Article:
After months of promises and delays, AGEIA PhysX PPU retail cards are now available for consumers to buy, following the OEM launch with partners such as Dell and Alienware. Unlike ATI or NVIDIA graphics cards, which are typically available from at least half a dozen different partners, AGEIA enter the market with just two: ASUS, and BFG Technologies. The latter were the first to supply us with a shipping retail boxed hardware, the unit we are reviewing today.
This is the "PC Processor Triangle" that AGEIA and BFG Tech have been collectively pushing in the lead up to this product release. Everyone should be familiar with CPU - "The Brain" - which calculates AI and coordinates the whole show. The GPU - "The Eyes" - renders the graphics and displays them on your monitor. Simple stuff so far. Following the analogy, the PPU (Physics Processing Unit) is "The Body", in charge of movement and interaction. It's a neat triangle that even non-techies should be able to grasp.
Open the box already!
The box has been cleverly designed to echo the above triangle theory of CPU + GPU + PPU. BFG Tech joins XFX in the creative packaging department - everyone else just uses boring rectangles. Eye catching it may be, but this design is bound to give headaches to retailers and e-tailers alike, challenged with stacking these on shelves as well as shipping them to online customers.
BFG has opted for a somewhat meagre bundle, no doubt to keep costs down. It consists of a driver CD, a demo CD, a four-pin molex power splitter, a Quick Install Guide and a couple of case badge-like stickers. There are no full games bundled with the product.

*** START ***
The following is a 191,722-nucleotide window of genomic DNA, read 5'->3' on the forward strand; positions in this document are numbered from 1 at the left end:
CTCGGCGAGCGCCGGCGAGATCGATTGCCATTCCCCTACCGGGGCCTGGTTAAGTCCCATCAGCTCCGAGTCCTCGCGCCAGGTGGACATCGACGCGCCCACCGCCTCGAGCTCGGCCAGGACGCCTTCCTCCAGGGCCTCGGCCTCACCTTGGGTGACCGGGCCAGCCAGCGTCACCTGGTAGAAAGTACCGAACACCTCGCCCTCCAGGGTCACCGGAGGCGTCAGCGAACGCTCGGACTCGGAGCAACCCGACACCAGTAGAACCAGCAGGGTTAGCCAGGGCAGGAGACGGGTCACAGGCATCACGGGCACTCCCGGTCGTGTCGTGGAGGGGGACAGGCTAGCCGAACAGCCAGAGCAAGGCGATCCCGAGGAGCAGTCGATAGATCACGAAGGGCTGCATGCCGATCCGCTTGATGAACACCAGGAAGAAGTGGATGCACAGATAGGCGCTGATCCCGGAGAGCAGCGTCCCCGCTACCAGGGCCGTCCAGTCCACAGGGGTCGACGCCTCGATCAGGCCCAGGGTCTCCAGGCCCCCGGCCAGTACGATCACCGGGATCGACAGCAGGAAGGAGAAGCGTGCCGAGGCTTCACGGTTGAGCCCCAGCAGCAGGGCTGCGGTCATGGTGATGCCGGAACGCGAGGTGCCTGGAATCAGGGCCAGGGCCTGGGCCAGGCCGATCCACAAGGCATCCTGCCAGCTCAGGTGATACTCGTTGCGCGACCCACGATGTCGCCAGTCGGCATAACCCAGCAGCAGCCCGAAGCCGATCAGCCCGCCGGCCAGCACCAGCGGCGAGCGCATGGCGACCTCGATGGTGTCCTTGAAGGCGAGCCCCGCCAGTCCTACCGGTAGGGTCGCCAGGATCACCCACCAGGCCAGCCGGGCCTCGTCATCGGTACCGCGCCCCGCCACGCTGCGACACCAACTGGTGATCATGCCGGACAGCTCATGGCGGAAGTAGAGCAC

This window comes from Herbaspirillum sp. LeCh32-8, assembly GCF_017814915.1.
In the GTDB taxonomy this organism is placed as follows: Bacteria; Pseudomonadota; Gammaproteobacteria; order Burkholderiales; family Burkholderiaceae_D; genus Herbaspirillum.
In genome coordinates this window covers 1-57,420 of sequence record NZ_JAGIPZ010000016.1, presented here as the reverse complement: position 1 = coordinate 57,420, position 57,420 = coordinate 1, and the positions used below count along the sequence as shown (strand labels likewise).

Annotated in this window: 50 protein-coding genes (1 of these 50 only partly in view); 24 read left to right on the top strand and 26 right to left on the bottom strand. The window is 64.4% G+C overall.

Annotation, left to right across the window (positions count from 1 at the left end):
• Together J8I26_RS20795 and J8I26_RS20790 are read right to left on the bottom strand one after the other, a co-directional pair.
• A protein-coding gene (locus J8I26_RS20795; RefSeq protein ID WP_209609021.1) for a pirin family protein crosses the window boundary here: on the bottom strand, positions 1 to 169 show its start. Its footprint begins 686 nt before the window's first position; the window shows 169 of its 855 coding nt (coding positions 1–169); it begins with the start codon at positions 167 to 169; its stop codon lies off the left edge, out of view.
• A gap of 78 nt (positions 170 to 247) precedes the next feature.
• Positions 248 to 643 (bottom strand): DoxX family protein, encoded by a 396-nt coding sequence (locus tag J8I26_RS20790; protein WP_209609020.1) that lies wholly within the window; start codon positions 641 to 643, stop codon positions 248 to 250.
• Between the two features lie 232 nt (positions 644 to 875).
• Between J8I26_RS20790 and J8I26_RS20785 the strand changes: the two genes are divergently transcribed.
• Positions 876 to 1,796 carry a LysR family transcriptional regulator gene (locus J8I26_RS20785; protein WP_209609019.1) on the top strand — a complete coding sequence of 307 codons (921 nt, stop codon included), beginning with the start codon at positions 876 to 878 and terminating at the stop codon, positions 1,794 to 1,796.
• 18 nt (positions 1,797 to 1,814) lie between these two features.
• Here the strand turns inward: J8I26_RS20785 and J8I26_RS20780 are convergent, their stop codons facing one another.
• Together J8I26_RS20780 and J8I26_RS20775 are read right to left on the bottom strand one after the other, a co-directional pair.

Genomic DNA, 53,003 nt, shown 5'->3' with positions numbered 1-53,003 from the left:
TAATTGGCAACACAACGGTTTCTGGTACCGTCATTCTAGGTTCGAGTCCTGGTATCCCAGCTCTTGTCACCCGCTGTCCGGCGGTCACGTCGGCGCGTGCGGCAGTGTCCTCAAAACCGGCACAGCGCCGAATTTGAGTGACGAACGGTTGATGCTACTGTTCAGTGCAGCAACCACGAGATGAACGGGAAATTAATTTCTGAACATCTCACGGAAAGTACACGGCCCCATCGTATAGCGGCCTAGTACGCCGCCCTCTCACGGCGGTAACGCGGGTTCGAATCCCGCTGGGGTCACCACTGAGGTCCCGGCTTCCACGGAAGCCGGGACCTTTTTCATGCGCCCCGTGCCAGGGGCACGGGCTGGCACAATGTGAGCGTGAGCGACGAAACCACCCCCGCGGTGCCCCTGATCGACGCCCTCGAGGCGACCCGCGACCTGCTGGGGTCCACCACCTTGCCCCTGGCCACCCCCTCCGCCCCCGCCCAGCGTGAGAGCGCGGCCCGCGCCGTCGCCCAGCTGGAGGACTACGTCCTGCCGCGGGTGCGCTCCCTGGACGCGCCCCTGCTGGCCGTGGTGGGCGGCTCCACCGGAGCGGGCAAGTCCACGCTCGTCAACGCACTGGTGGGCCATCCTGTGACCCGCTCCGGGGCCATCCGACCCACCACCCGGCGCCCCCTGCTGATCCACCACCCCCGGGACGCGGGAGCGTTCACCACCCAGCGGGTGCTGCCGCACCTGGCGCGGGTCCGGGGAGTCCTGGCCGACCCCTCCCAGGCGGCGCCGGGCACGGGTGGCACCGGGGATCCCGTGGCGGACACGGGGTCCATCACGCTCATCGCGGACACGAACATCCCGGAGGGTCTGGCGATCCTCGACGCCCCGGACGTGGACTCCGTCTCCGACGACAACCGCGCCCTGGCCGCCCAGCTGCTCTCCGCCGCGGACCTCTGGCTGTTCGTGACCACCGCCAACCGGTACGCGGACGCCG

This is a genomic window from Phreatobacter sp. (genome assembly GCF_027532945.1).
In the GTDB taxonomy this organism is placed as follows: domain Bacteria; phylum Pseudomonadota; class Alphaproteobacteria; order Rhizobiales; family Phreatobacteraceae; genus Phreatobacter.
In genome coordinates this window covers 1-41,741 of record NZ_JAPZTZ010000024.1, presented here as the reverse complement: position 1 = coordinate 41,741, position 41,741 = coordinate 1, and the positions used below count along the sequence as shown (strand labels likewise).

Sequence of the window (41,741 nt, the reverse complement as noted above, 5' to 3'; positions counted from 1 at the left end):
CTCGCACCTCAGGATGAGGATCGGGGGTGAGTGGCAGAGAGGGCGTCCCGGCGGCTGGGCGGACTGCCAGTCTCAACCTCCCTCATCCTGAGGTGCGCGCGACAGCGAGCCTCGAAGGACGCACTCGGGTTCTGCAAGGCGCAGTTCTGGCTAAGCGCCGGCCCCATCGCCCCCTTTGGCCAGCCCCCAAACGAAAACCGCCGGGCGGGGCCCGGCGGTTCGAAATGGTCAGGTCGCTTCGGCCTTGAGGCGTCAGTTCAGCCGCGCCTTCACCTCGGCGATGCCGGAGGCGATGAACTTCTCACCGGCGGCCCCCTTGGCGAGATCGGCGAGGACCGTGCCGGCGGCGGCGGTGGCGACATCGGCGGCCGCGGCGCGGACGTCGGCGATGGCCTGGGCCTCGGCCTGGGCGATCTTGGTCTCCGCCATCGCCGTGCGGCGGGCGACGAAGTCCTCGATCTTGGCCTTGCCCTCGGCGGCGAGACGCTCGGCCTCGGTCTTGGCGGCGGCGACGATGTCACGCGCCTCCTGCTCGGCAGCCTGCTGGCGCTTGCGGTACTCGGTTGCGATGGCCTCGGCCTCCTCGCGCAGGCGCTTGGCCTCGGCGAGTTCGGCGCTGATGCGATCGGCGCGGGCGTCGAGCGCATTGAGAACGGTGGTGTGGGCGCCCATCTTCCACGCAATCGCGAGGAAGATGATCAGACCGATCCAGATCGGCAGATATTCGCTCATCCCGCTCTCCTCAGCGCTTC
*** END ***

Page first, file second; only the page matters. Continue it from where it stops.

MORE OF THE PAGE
The card is essentially an AGEIA reference design and is made from a sexy blue PCB, and sports 128MB of GDDR3 memory. Less sexy is BFG Tech's choice of cooler - a simple aluminium heatsink with a 45mm LED fan. While the latter projects a blue glow around the lower regions of your case, we would have hoped it was a little quieter in operation.
A Radeon X1900XTX will dwarf it when the fan spins up during heavy load in games like Oblivion, but in a system with a GeForce 7900 GTX at the heart, it adds a hint of unwanted whine. Playing games with headphones solves that in both cases, however the fact doesn't throttle down when the card isn't being used, meaning you're stuck with the noise even during general 2D use, long after your GPUs have switched to a near-silent running mode.
The card requires a standard 4-pin molex power connector - AGEIA tell us the 28W load is just on the high side of the maximum power draw capable through a PCI 2.2 expansion slot.. The result is yet another Y-cable, unless your PSU has an unused four-pin molex connector.
As strange as it may sound, handling the board messes with your head a little. Stop and think for a minute: when was the last time you saw an add-in board that had a blank backplate? A third-party RAID card perhaps, but almost anything else you can think of has some sort of port or connector on the back. In some ways, it reminds us of the original PowerVR 3D cards from the late Nineties which unlike their 3DFX rivals, also had no external connectors. It is a parallel that cropped up more than once in our testing.